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Ectopic expression screen identifies genes affecting Drosophila mesoderm development including the HSPG Trol.

Trisnadi N, Stathopoulos A - G3 (Bethesda) (2014)

Bottom Line: These include the FGF ligand Pyramus, α-integrins, E-cadherin, Cueball, EGFR, JAK/STAT signaling components, as well as the heparan sulfate proteoglycan (HSPG) Terribly reduced optic lobes (Trol).Our data support the view that both HSPGs function to support FGF-dependent processes in the early embryo as they share phenotypes with FGF mutants: Trol in terms of effects on mesoderm migration and caudal visceral mesoderm (CVM) migration and Sdc in terms of dorsal mesoderm specification.The differential roles uncovered for these two HSPGs suggest that HSPG cofactor choice may modify FGF-signaling outputs.

View Article: PubMed Central - PubMed

Affiliation: Division of Biology and Biological Engineering, California Institute of Technology, 1200 East California Boulevard, MC 114-96, Pasadena, California 91125.

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Endogenous expression and mutant phenotypes of adhesion molecules and signaling components isolated from the screen. Cross-sectioned embryos are of stage 9–10 when mesoderm cells are at the end of their migration. (A–D) A comparison of wild-type with mild, moderate, and severe mesoderm spreading phenotypes. (A) Wild-type embryos have a monolayer of mesoderm cells. The arrowhead marks where the mesoderm cells have reached the dorsal region of the embryo, where cells receive additional differentiation signals. (B) pyr18/Df BSC25 trans-heterozygous mutant embryos have a mild phenotype marked by regions where mesoderm cells are multilayered (arrow). However, some cells intercalate into a single layer (arrowhead). (C) pyre02915/Df BSC25 embryos have a moderate phenotype where the mesoderm is uniformly multilayered. Df BSC25 is a deficiency that encompasses both Pyr and Ths, FGF ligands for the FGFR Htl. (D) htlAB42 mutants have severe defects such that the mesoderm forms lumps of cells. (E–T) Preliminary expression and mutant analysis of genes isolated in the screen. RNA expression patterns in wild-type embryos of stage 8–9 (lateral views: E–H, M–P) and cross-section of zygotic mutant embryos showing α-Twi expression to mark mesoderm (cross-sections: I–L, Q–T). Single mutants were assayed if available (I, J, K, L, Q, R) for genes isolated from the ectopic expression screen; otherwise, data for deficiencies are shown (aos: S). For assay of egfr, the dominant negative (DN) form of egfr was overexpressed using the Twi-Gal4 driver (T). In situ hybridization was performed using riboprobes specified for the indicated genes. Genes in red denote those isolated from this screen.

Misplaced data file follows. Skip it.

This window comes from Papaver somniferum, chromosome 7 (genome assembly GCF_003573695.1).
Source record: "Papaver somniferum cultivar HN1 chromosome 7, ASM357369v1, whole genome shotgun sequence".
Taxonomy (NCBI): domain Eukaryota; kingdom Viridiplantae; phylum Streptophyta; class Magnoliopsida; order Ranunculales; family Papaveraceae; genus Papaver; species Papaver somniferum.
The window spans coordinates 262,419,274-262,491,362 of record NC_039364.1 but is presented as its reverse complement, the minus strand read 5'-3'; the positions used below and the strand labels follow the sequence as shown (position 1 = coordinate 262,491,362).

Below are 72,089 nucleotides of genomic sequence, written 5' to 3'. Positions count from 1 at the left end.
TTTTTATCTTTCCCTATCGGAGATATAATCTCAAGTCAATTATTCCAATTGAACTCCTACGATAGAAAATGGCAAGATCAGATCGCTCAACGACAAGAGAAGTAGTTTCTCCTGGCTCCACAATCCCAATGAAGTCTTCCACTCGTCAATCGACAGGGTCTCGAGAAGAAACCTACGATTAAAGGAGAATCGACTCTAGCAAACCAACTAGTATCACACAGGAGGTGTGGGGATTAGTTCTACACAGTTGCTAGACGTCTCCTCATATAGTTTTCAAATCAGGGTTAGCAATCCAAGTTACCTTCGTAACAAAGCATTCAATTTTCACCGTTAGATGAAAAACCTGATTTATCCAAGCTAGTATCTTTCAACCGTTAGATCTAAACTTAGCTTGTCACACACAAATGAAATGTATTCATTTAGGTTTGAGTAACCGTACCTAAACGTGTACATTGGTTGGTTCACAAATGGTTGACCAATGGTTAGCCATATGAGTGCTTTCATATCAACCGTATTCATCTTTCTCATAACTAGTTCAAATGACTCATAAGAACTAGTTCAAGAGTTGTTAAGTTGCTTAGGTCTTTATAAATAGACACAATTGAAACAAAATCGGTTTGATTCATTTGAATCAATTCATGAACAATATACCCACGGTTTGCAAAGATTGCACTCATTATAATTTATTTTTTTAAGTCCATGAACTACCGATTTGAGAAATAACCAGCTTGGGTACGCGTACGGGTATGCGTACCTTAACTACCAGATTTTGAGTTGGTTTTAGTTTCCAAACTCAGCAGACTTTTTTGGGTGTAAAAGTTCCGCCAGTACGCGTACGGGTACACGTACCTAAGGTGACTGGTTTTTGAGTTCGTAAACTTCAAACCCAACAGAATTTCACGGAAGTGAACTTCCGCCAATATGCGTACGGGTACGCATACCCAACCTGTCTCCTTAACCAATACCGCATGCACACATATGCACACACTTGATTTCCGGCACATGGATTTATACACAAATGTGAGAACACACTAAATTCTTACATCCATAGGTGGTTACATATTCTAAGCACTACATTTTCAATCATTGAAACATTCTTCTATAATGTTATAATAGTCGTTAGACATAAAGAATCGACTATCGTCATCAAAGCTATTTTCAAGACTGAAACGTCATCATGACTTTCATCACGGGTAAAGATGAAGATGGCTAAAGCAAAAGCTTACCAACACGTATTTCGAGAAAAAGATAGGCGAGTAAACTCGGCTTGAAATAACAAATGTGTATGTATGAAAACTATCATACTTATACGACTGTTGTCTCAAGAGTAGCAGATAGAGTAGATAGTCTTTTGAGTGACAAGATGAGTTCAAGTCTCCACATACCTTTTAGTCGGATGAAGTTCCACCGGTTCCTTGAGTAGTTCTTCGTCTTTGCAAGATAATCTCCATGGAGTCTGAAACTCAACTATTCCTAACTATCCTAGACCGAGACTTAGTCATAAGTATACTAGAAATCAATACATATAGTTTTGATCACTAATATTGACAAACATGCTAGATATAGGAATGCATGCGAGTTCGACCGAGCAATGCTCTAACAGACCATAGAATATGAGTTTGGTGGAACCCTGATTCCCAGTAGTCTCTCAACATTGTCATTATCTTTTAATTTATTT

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fig2: Endogenous expression and mutant phenotypes of adhesion molecules and signaling components isolated from the screen. Cross-sectioned embryos are of stage 9–10 when mesoderm cells are at the end of their migration. (A–D) A comparison of wild-type with mild, moderate, and severe mesoderm spreading phenotypes. (A) Wild-type embryos have a monolayer of mesoderm cells. The arrowhead marks where the mesoderm cells have reached the dorsal region of the embryo, where cells receive additional differentiation signals. (B) pyr18/Df BSC25 trans-heterozygous mutant embryos have a mild phenotype marked by regions where mesoderm cells are multilayered (arrow). However, some cells intercalate into a single layer (arrowhead). (C) pyre02915/Df BSC25 embryos have a moderate phenotype where the mesoderm is uniformly multilayered. Df BSC25 is a deficiency that encompasses both Pyr and Ths, FGF ligands for the FGFR Htl. (D) htlAB42 mutants have severe defects such that the mesoderm forms lumps of cells. (E–T) Preliminary expression and mutant analysis of genes isolated in the screen. RNA expression patterns in wild-type embryos of stage 8–9 (lateral views: E–H, M–P) and cross-section of zygotic mutant embryos showing α-Twi expression to mark mesoderm (cross-sections: I–L, Q–T). Single mutants were assayed if available (I, J, K, L, Q, R) for genes isolated from the ectopic expression screen; otherwise, data for deficiencies are shown (aos: S). For assay of egfr, the dominant negative (DN) form of egfr was overexpressed using the Twi-Gal4 driver (T). In situ hybridization was performed using riboprobes specified for the indicated genes. Genes in red denote those isolated from this screen.

Mentions: These phenotypes were classed into three different levels of severity (Figure 2, A–D). Mild indicates only a few cells did not intercalate, creating an uneven layer. Mesoderm defects of moderate phenotype present multilayered cells, which nevertheless evenly spread on the ectoderm but fail to form a monolayer. Severe phenotypes include uneven spreading of cells on the ectoderm (i.e., not centered at the midline) as well as multilayered/clumping of cells, as in the case with htl mutants, which exhibit defects in mesoderm collapse, spreading, and intercalation (McMahon et al. 2008). Also, we have observed that htl phenotypes are variable, ranging from mild to severe (Table 2, see htl). To quantify phenotypes that could be variable, at least 7 and as many as 23 embryos were examined for mutants assayed. Furthermore, a score was calculated based on frequency of phenotypes observed (Table 2). In a recent study, cadherin mutants were found to exhibit nonmonolayer phenotypes, but a role for these molecules in supporting mesoderm formation was dismissed because germ layers were specified (Schafer et al. 2014). Because the goal of our screen was to uncover signals guiding proper mesoderm migration, lack of a monolayer is relevant and indicates defects in effective mesoderm migration. For this reason, we considered mutant phenotypes that span the range of mild to severe.